Japan’s Prime Minister Yoshihide Suga expressed his thanks to the nation Monday for helping to deliver a safe Olympics despite the COVID-19 pandemic.
He noted the Games were delayed by a year and held under tight restrictions, but said he believed Japan had been able to fulfil its responsibilities as the host country “and finish it safely.”
“I would like to express my sincere gratitude to all of the citizens for your understanding and co-operation,” he said.
The 17-day Games that concluded Sunday were played mostly without spectators. Athletes stayed in an isolation bubble, quickly donned face masks off their field of play and had to leave Japan soon after their competitions ended.
Suga made his comments at a news conference in Nagasaki where he attended a memorial service marking the 76th anniversary of the U.S. atomic bombing of the city in 1945.
He has been criticized as forcing the Games on a Japanese public that didn’t want them to be held during the pandemic.
Japan has counted one million infections and more than 15,700 deaths from COVID-19, faring better than many countries, but the delta variant is causing many recent cases and accelerating the spread of the virus.
Tokyo’s new daily count of cases more than doubled during the Olympics, with 2,884 recorded Monday for a prefectural total of 252,169 cases.
Tokyo Olympics organizers reported 28 new Games-related COVID-19 cases on Monday, bringing the total since July 1 to 458 cases.
No Canadian athlete had tested positive for the virus as of Sunday, said Canadian Olympic Committee president Tricia Smith during the COC’s virtual closing news conference.
What’s happening in Canada
What’s happening around the world
As of Monday morning, more than 202.7 million cases of COVID-19 had been reported around the world, according to the coronavirus tracker maintained by U.S.-based Johns Hopkins University. The reported global death toll stood at more than 4.4 million.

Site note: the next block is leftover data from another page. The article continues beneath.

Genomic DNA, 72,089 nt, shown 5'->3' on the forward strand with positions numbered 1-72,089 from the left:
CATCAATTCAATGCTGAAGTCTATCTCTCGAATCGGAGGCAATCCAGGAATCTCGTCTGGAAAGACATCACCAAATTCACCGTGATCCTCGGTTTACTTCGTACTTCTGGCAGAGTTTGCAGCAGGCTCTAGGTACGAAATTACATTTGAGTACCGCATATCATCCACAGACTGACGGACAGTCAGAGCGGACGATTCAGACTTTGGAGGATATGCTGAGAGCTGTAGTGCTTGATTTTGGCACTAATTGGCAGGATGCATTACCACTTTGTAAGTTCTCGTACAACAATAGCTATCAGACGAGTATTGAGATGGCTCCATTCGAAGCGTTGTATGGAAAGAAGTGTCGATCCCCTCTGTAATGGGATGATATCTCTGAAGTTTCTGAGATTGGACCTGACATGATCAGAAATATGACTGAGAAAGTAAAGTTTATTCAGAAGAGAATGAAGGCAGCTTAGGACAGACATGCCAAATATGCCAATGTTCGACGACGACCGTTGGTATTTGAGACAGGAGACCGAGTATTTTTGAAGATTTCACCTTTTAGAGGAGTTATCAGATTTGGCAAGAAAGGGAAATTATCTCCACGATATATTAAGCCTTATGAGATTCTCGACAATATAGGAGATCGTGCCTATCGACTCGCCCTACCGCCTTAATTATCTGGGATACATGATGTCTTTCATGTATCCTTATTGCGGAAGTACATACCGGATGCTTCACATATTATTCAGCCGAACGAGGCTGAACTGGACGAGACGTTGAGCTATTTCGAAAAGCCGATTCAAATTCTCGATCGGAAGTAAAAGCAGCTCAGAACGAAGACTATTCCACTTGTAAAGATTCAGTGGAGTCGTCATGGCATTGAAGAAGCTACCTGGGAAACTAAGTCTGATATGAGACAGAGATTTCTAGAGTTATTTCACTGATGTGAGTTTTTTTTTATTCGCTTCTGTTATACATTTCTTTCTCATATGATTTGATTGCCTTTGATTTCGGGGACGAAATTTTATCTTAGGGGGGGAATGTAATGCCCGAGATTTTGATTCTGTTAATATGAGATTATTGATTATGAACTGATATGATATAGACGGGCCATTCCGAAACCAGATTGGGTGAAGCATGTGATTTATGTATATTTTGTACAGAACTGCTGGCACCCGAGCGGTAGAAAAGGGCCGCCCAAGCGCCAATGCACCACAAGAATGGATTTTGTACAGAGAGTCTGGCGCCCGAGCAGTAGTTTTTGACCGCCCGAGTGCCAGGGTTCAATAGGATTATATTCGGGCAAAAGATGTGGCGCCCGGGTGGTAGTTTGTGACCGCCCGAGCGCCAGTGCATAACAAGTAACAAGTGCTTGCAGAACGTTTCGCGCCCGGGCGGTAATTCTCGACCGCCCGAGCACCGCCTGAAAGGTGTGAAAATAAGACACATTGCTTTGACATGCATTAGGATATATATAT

In the Asia-Pacific region, Australia’s pharmaceutical regulator has granted provisional approval to Moderna’s COVID-19 vaccine, Prime Minister Scott Morrison said on Monday,
The first one million doses of the Moderna vaccine will arrive in September, with a total of 10 million doses arriving this year, Morrison said. Australia in May agreed to buy 25 million doses of the vaccine.
With only 22 per cent of Australians above 16 years of age fully vaccinated, Morrison has been under fire for a sluggish vaccine rollout. He acknowledged mounting frustrations, but urged people to be patient.
In the Middle East, Saudi Arabia says it is giving the equivalent of $133,000 US to the family of each medical worker who died fighting the coronavirus pandemic in the kingdom.
The country’s health ministry has not said publicly how many of the kingdom’s 8,320 pandemic deaths involved health workers.
In Africa, more than 6.9 million cases of COVID-19 have been confirmed on the continent since the pandemic began in early 2020, and about 176,000 deaths have been attributed to the illness, according to the World Health Organization’s Regional Office for Africa.
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In Europe, adults living in France will need to show a coronavirus health pass, starting Monday, to enter restaurants, cafés, planes, intercity trains and other public venues.
To get the pass, people must have proof that they are fully vaccinated against COVID-19 and that they have recently tested negative for the virus or have recovered from COVID-19.
In the Americas, the cumulative total of confirmed COVID-19 cases in the United States surpassed 35.76 million as of Sunday, with the death toll reaching 616,828, according to the Center for Systems Science and Engineering (CSSE) at Johns Hopkins University.
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